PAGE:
2013 Volume 53 Issue 5 Pages 743-750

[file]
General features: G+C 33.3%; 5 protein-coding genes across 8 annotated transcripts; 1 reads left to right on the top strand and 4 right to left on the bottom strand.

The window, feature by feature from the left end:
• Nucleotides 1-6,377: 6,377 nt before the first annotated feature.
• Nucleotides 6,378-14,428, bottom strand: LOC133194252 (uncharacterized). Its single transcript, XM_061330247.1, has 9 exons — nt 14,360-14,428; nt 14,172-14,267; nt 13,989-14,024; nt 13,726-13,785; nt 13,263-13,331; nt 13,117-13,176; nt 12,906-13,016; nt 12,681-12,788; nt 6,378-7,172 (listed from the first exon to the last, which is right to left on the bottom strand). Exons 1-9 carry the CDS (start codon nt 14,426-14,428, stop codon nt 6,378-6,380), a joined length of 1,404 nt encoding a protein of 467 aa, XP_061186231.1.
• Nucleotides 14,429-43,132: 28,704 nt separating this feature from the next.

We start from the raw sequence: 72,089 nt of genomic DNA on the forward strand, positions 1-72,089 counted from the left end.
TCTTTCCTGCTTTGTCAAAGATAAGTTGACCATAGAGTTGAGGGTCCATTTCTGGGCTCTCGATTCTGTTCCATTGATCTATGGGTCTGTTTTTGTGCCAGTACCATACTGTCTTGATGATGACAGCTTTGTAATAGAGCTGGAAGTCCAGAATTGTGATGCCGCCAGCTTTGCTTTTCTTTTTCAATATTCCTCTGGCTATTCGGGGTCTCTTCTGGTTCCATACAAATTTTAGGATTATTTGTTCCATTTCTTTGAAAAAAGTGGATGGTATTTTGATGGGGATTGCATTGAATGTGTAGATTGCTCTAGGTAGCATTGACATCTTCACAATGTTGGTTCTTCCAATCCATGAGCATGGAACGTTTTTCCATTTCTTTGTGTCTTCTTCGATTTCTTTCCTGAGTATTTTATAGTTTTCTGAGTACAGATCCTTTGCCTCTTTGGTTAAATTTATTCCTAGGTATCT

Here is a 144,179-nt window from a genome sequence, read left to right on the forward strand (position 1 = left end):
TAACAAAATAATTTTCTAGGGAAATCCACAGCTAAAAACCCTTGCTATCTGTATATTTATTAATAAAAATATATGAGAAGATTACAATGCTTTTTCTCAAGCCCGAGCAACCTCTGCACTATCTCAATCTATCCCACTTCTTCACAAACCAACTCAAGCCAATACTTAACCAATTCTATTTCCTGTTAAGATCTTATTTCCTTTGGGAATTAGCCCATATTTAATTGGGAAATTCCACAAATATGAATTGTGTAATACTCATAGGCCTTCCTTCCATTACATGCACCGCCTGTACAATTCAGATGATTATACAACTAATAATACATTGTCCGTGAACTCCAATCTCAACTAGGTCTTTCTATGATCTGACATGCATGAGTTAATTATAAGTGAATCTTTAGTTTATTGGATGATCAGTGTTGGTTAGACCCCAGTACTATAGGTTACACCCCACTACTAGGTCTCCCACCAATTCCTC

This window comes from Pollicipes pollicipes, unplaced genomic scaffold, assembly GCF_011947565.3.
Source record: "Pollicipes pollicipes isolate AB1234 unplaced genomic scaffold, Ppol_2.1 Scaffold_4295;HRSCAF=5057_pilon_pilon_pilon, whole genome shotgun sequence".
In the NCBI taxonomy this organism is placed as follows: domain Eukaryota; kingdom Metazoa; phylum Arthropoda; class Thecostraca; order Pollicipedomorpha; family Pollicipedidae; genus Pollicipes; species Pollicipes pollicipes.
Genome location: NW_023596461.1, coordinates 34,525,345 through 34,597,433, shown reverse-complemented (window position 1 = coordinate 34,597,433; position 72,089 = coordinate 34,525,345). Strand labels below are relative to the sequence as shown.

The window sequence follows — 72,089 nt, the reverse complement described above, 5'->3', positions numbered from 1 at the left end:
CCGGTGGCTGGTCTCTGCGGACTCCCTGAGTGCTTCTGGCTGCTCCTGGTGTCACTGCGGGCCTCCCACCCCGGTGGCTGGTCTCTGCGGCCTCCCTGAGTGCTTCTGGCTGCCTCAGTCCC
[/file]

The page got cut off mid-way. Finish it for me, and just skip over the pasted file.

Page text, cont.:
This research work introduces the concept of “useful arc power” and the thermal model, first introduced by Dittmer and Krüger, to establish the arc length at any stage of the heat in Alternate Current Electric Arc Furnaces (AC-EAF), based on the estimation of the fraction of the energy transferred to the metallic load by radiation. Radiation is the most effective way to transfer heat in an arc furnace in presence of metallic scrap (bore-in and early meltdown). On the other hand, if the arc is not adequately covered with slag, radiation is extremely dangerous to the furnace integrity. When the furnace is fully loaded, scrap protects the walls and cooling panels and then arc radiation must be maximized. To increase energy efficiency, and at the same time reduce circuit power losses, the arc length should be controlled. However, arc instability prevents to increase radiation, as desired, and a compromise must be reached between arc length and arc stability. In this work AC-EAF electric circuit is modeled and analyzed under different heat stages. Electrodes, anode and cathode, fall regions can be considered as energy losses and their associated power may be deducted for the estimation of the “useful arc power” and for the definition of the operational currents in the heat process, particularly during flat bath conditions (late meltdown and refining). As a result of the present study it is proved that current setpoints play an important role for energy saving at any stage of the heat. Finally, experimental results obtained from an industrial steel factory validate this approach to optimize the electrical energy consumption per ton of liquid steel in AC-EAF.